I work on new things daily - interview with Angelica Sanchez

Piotr Wojdat
Autor zdjęcia: 
mat. promocyjne


How is it to work with Marilyn Crispell? You are both piano players, but you are also from different generations.

Angelica Sanchez: Working with Marilyn is wonderful. She is a very generous person in all aspects of her life and we have a strong musical connection and a beautiful friendship. I have been listening to Marilyn since I was teenager and playing with her felt like home. Our difference in age has never been an issue.

You've just released an album with Marilyn. When it was recorded and how did it happen?

AS: We recorded in Woodstock, NY in September 2019. I asked Marilyn if she would like to record some of my music. We discussed it for about a year before we completed it. In the time before we recorded we shared different aspects of our lives. We also had a nice performance.


On the right channel we hear Marilyn Crispell playing the piano, and on the left channel we hear your music. Why did you decide to do it?

AS: It’s a common way to record two pianos. We had a wonderful engineer Chris Andersen who helped us get the right sound. We wanted a natural sound and used mic placement to achieve.

The album "How To Turn The Moon" was released by Pyroclastic Records. It's Kris Davis label, who is also a piano player. Are you planning to work with her?

AS: Kris and I have worked together in the past. We play together on her recording called, “Duopoly. We recorded a composition of mine. We don't have anything planned for the future.

Some years ago you made another duo record which gained critical acclaim. I'm talking about "Twine Forest".  What kind of person is Wadada Leo Smith? What have you learned from him?

AS: I feel fortunate to have spent some time with Mr. Smith. His knowledge is deep and I learned a lot from him. He has a unique way of composing/improvising that I still study today.

Life is not separate from music, it’s all connected the same way we are connected to each other. Improvisation is not one person reacting to another. It’s more of a collective where each person is in their own universe and working together to achieve a different sound. This I learned from him.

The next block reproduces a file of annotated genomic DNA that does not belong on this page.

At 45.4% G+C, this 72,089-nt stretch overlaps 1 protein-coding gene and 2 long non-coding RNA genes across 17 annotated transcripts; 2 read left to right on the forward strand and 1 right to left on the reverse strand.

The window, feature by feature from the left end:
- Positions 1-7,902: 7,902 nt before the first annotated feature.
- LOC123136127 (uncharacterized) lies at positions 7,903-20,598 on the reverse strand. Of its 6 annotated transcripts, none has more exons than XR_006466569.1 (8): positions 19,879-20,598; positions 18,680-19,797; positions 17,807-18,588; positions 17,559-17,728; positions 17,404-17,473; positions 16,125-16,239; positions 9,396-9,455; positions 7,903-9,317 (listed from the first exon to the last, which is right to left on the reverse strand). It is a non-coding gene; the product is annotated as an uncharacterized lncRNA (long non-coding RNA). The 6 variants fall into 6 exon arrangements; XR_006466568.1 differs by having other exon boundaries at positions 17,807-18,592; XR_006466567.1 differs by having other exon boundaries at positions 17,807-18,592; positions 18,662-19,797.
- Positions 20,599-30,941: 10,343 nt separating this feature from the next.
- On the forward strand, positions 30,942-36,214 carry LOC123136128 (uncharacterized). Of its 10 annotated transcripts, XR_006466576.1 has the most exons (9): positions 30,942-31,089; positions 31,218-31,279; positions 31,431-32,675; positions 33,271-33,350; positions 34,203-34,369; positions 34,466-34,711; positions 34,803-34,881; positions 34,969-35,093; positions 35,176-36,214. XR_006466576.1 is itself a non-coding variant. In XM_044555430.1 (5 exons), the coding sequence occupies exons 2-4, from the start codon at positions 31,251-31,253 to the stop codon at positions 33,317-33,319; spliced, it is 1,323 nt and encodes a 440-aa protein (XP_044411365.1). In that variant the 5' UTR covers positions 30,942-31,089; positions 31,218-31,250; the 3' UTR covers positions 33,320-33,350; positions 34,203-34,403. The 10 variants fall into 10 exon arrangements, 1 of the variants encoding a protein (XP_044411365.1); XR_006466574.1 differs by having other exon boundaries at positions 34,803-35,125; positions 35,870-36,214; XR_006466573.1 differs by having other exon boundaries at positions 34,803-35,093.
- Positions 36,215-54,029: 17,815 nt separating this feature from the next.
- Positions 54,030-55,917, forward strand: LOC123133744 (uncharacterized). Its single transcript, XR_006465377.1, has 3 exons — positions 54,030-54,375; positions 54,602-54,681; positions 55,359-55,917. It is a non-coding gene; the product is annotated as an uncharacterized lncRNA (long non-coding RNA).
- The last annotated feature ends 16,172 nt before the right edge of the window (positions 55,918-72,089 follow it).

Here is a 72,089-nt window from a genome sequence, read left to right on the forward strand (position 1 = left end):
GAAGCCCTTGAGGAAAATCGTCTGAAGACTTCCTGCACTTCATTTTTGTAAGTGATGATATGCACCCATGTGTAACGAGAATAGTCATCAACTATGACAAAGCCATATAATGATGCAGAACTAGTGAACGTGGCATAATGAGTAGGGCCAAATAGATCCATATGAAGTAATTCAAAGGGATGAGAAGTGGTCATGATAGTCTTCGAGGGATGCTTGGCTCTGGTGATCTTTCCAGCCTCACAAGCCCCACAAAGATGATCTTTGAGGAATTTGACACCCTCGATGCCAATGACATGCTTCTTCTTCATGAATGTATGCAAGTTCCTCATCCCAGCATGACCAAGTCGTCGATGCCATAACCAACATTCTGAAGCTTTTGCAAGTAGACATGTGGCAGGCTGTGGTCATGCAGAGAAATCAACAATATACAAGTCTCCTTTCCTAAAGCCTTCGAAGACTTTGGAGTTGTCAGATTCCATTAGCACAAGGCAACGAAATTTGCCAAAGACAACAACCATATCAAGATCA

If we talk about learning, I must ask you about your education experience. What are your main goals in teaching?

AS: I love teaching and find it very rewarding. I learn just as much if not more than the students. There is not one way to teach and I encourage students to study things they love. I always want to make students as excited about music as I am. I work with students to help them find their own music.

What is for you more adventurous: teaching or playing your own music?

AS: I consider myself a student. I work on new things daily and I share this process with my students. Life is an adventure and you don’t know where it will take you. I live each day with gratitude and awe. Music and teaching are not separate from each other. Sharing is important and promotes growth for all parties.



With whom would you like to work in the future?

AS: I am open to anyone who loves music and understands its importance. I’m hoping to play with Billy Hart in the future.

This year you've also released an album with Mark Sanders and Paul Dunmall. Could you tell me what kind of record it is?

AS: Playing with Paul and Mark was great. We played a few concerts and then made that wonderful recording. It was my first time playing with both of them but I felt as if I had known them for years.

The whole record is improvised. I am hoping to play again with Paul and Mark in the future. Such wonderful musicians.

What are your plans for the near future?

AS: I have been fortunate to have a few concerts. I would like to do more.

I will also be recording my Nonet project. I am also working on music for Bigband, a new solo concert and a new trio recording. Covid is making things more difficult but I am writing music with the intention to perform and record.